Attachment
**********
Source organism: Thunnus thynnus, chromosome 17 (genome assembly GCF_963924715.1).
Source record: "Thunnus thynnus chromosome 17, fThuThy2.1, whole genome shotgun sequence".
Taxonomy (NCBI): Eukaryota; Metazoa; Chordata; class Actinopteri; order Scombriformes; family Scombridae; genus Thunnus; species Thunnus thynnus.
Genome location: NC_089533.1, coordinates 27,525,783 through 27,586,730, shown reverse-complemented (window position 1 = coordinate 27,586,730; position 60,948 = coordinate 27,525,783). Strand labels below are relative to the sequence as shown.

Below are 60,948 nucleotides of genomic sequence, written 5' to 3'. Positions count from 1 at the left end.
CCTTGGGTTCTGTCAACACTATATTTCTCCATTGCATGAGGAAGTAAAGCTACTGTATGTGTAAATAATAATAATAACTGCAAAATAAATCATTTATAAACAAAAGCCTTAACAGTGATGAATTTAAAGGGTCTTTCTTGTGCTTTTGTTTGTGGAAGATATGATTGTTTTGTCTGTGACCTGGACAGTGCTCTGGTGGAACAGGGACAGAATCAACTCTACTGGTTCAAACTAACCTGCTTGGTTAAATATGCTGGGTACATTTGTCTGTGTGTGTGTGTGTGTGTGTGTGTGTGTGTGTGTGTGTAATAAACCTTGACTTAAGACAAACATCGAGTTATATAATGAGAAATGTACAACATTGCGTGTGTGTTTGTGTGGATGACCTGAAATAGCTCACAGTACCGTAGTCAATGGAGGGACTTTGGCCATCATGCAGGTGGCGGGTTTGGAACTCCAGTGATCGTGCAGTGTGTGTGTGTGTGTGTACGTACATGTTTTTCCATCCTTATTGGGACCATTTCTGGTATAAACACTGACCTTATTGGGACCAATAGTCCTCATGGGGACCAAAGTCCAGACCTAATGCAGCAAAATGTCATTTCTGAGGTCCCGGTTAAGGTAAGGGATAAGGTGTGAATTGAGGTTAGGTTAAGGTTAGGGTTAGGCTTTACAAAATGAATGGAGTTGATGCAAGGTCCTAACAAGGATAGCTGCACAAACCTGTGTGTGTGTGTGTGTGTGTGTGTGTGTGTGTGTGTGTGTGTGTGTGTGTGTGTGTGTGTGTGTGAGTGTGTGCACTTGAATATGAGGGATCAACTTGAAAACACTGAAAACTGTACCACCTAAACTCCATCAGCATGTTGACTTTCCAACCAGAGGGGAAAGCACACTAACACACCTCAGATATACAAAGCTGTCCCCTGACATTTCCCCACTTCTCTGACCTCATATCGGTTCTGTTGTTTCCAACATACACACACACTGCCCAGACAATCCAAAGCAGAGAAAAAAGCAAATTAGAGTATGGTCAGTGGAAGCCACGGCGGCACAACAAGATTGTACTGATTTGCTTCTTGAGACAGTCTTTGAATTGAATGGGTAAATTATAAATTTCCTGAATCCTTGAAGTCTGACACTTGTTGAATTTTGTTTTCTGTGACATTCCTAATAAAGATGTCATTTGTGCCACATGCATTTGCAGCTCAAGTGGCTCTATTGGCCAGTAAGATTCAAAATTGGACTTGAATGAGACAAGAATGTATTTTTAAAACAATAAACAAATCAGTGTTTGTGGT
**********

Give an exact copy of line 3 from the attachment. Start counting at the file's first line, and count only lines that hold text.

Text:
Taxonomy (NCBI): Eukaryota; Metazoa; Chordata; class Actinopteri; order Scombriformes; family Scombridae; genus Thunnus; species Thunnus thynnus.